In addition, an aggrieved patient can make a formal complaint before Nigeria’s medical and Dental council (MDCN).  In accordance with the provisions of SECTION 16(2) of the Medical and Dental Practitioner’s Act, the MDCN’S tribunal established by SECTION 15(1) of the Medical and Dental Practitioner’s Act has the authority to do three things when the panel finds a Medical Practitioner guilty of infamous conduct in any professional respect;

  • order the Registrar to strike the person’s name off the register;
  • or suspend a doctor’s license for a period not exceeding six months;
  •  or admonish a doctor.

Furthermore, a patient who suffers harm as a result of a healthcare provider’s negligence may file a medical negligence lawsuit against the doctor to recover damages.  An aggrieved patient can proceed to the High Court to sue for negligence and to claim damages.


It is imperative that Nigerians are fully informed of their legal options for pursuing claims against careless medical professionals. Certainly, if medical professionals are held accountable for their negligent actions, the standard of treatment may improve in Nigeria.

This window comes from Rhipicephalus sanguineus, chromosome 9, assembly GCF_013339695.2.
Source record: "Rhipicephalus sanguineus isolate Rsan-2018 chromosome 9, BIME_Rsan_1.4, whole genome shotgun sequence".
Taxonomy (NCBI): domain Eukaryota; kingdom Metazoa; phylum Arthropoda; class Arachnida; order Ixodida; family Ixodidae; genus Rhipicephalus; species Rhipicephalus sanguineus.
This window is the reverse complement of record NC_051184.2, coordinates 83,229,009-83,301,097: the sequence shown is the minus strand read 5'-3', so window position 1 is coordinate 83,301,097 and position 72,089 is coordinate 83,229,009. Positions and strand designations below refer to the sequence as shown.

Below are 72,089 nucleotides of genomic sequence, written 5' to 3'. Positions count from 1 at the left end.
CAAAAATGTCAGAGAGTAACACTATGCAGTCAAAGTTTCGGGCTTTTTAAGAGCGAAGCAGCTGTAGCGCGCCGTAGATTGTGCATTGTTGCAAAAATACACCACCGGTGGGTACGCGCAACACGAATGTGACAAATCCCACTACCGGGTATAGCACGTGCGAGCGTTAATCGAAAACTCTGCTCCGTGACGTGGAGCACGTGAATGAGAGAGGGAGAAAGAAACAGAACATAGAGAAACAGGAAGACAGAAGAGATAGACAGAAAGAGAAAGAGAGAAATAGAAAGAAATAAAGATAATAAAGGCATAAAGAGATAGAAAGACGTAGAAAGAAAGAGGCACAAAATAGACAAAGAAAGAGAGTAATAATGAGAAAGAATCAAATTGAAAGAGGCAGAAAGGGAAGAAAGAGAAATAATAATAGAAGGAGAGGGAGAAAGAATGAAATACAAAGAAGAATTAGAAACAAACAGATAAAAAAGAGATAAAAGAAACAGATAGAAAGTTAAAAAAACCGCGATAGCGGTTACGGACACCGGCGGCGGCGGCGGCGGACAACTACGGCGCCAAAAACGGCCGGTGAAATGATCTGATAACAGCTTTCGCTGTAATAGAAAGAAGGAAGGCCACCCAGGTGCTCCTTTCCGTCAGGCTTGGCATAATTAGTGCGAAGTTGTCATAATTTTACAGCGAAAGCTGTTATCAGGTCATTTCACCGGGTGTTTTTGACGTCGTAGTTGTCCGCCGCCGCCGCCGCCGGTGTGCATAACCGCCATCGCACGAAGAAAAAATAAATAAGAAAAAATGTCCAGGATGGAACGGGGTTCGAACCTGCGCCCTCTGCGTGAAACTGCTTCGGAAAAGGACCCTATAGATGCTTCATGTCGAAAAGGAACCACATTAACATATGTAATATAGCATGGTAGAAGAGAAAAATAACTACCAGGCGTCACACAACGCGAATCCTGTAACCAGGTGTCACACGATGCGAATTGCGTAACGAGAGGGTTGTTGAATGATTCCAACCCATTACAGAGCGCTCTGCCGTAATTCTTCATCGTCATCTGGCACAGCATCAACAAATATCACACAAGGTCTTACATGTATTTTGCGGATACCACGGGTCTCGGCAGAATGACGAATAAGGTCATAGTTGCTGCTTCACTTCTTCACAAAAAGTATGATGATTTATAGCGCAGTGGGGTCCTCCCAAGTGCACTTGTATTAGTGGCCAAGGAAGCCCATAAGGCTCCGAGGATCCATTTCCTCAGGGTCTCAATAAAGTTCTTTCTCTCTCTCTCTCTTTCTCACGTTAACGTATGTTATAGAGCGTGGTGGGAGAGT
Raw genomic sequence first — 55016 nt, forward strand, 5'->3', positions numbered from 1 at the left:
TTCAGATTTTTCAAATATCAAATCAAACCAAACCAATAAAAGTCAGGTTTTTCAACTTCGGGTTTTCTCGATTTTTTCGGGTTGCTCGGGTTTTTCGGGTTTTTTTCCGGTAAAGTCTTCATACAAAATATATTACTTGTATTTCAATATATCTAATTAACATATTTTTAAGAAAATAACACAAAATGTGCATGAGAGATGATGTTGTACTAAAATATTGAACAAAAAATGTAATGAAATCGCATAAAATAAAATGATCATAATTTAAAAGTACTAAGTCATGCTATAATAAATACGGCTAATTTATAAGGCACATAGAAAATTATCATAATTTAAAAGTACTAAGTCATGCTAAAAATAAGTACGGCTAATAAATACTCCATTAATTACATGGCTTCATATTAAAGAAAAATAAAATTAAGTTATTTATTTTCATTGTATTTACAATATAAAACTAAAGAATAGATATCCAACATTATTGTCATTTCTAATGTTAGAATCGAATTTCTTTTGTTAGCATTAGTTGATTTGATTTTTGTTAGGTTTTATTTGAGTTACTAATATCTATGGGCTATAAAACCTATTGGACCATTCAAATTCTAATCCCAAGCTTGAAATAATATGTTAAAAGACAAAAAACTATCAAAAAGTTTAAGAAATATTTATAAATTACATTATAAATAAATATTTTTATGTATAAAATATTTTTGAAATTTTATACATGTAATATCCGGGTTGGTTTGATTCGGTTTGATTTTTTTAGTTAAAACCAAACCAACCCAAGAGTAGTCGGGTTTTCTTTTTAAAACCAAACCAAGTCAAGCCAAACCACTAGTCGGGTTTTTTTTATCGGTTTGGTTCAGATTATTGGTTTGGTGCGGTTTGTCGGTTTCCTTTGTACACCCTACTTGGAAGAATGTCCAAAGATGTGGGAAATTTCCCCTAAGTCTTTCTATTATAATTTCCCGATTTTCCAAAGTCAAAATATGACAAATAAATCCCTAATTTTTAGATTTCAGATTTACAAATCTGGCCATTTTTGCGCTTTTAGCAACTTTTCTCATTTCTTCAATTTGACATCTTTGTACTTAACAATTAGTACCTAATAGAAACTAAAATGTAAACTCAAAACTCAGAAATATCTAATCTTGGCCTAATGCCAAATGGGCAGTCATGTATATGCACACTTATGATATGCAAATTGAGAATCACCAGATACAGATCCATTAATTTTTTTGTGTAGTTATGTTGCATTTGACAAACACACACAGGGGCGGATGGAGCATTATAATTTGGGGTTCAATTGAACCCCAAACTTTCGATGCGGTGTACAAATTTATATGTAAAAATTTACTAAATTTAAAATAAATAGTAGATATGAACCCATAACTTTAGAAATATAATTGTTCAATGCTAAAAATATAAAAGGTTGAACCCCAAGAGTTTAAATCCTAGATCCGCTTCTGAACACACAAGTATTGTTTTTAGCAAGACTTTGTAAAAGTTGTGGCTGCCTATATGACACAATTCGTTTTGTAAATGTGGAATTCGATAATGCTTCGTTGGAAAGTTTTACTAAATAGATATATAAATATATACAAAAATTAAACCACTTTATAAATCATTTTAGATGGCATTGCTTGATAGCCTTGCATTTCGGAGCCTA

[i] Garner; Black Law’s Dictionary, Page 1056

[ii] Garner; Black law’s Dictionary, Page 971

[iii] (Medical Negligence and its Impact on Health Outcome) assessed on the 9th of September, 2022

[iv] Malemi; E. Law of Tort (2nd Ed. Lagos: Princeton Publishing Co; 2013) @219

[v] Rule 19; Rule of Professional Conduct for Medical and Dental Practitioners

[vi] Rule 44; Rule of Professional Conduct for Medical and Dental Practitioners

7. Medical and Dental Practitioner Act, CAP M8 LFN 2004

[viii] Section 303; Cap C38 LFN, 2004

[ix] (2001) 1FWLR. P.577

Written by Olawunmi Ojo  for The Trusted Advisors

Email us: [email protected]